My name is Helen and I am an archaeologist. Some people would call me an amateur, non-professional or volunteer… Whatever, the truth is, I don’t get paid to do this.
I am involved with the Thames Discovery Programme (the TDP) – we monitor and record the archaeology of the tidal Thames in London. I actually had a weekend of archaeology, which is why I’m writing this on Monday evening! This year’s Day of Archaeology coincided with one of our main events of the year, the Open Foreshore at the Tower of London, and it’s left me a bit spoilt for choice for what to write about. But as it was the Tower of London, and I have got a little bit of annual leave to use up, I decided to escape the office on Friday and do some archaeology instead.
So here’s what I did on the Day of Archaeology…
The TDP had spent the whole week working on the foreshore in front of the Tower. The whole of the river foreshore is very vulnerable to erosion, and the section at the Tower has had some of the worst damage, in places it has dropped 30cm in a year.
It’s reached crisis point, as the medieval foundations of the river wall are now visible and being undercut, which really doesn’t bode well for long term future of the wall. There are plans to cover the whole area with rock reinforcements to stop it falling into the river, but this means that the archaeological features that we’ve been recording and monitoring will be covered up, so Friday was one of the last chances we’d got to record and take samples of what we’ve found.
As well as recording the wall, we also finished recording and sampling several different timber structures that are on the site, including the remains of a medieval jetty and what possibly, might be an Anglo-Saxon fish trap. Maybe.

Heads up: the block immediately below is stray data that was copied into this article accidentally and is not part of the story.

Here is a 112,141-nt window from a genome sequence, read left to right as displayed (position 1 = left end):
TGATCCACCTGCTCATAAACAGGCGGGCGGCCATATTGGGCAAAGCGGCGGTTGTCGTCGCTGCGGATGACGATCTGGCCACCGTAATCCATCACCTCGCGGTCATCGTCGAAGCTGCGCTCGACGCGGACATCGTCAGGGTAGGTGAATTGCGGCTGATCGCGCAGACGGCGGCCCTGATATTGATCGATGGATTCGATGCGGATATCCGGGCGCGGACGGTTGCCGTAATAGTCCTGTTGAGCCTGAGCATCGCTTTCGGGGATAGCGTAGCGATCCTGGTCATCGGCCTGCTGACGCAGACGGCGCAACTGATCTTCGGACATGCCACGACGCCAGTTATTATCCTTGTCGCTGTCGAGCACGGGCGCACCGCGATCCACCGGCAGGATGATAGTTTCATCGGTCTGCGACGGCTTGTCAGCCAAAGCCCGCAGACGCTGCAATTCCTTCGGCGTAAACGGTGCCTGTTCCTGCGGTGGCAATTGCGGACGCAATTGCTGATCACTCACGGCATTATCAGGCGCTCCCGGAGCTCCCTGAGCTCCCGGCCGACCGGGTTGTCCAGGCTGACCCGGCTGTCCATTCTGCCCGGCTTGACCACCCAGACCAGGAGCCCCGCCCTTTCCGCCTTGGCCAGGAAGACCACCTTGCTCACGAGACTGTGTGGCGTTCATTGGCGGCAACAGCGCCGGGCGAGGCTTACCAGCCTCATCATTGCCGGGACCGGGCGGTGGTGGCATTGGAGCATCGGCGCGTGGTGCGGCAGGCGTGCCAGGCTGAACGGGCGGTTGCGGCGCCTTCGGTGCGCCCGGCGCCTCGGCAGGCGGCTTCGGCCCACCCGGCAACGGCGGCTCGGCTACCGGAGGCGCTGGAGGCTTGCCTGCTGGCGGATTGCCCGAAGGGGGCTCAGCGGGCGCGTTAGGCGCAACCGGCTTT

And the rest of the weekend? As well as our week long summer fieldwork sessions, Foreshore Recording and Observation Groups (known as the FROGs) also visit various key sites along the river to monitor the archaeology and how it is changing. I coordinate the Greenwich FROG and on Saturday a small group of us met up to visit the foreshore in front of the Old Royal Naval College. Like the Tower, this section is being heavily eroded, and there are a lot of interesting features, including the remains of two large jetties, one 12th century and a later Tudor one, as well as everything from preserved prehistoric peat to the remains of 19th century barge building structures.
Then Sunday I was back at the Tower to help steward the Open Foreshore event, the only time in the year the foreshore is open to the public. You can see lots of pictures from the event on the Thames Discovery Programme’s Flickr feed.
I don’t normally do so much at one time. One of the great things about being a part of the TDP is that you don’t have to give up weeks of your annual leave and spend time away from your family to get involved. But the Tower is such an interesting site, and I really like helping in the public outreach work, because it reminds me how much fun there is in what we do!
Walking over the foreshore at Greenwich, a site that I’ve come to know and love over the years, it can be dispiriting to see the damage that is being caused by the erosion. However, the group have been thinking about our future plans and one thing we want to do more of is raising awareness of the amazing archaeology, and creating a record to share what we’ve found, and I’ve spent a lot of time over the weekend talking to people about how we can make this happen. So all in all it’s been a really positive few days, even if going back into the office on Monday felt like a nice relaxing break